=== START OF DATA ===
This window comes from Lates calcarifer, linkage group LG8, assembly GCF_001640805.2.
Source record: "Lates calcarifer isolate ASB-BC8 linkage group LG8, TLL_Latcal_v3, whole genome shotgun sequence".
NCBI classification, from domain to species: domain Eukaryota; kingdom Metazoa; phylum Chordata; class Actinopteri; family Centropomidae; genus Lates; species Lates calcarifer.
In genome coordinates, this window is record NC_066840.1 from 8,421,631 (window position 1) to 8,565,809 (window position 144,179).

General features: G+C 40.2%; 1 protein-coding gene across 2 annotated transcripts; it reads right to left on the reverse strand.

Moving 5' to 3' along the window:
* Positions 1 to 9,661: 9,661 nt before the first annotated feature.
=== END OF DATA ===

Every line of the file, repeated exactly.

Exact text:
This window comes from Lates calcarifer, linkage group LG8, assembly GCF_001640805.2.
Source record: "Lates calcarifer isolate ASB-BC8 linkage group LG8, TLL_Latcal_v3, whole genome shotgun sequence".
NCBI classification, from domain to species: domain Eukaryota; kingdom Metazoa; phylum Chordata; class Actinopteri; family Centropomidae; genus Lates; species Lates calcarifer.
In genome coordinates, this window is record NC_066840.1 from 8,421,631 (window position 1) to 8,565,809 (window position 144,179).

General features: G+C 40.2%; 1 protein-coding gene across 2 annotated transcripts; it reads right to left on the reverse strand.

Moving 5' to 3' along the window:
* Positions 1 to 9,661: 9,661 nt before the first annotated feature.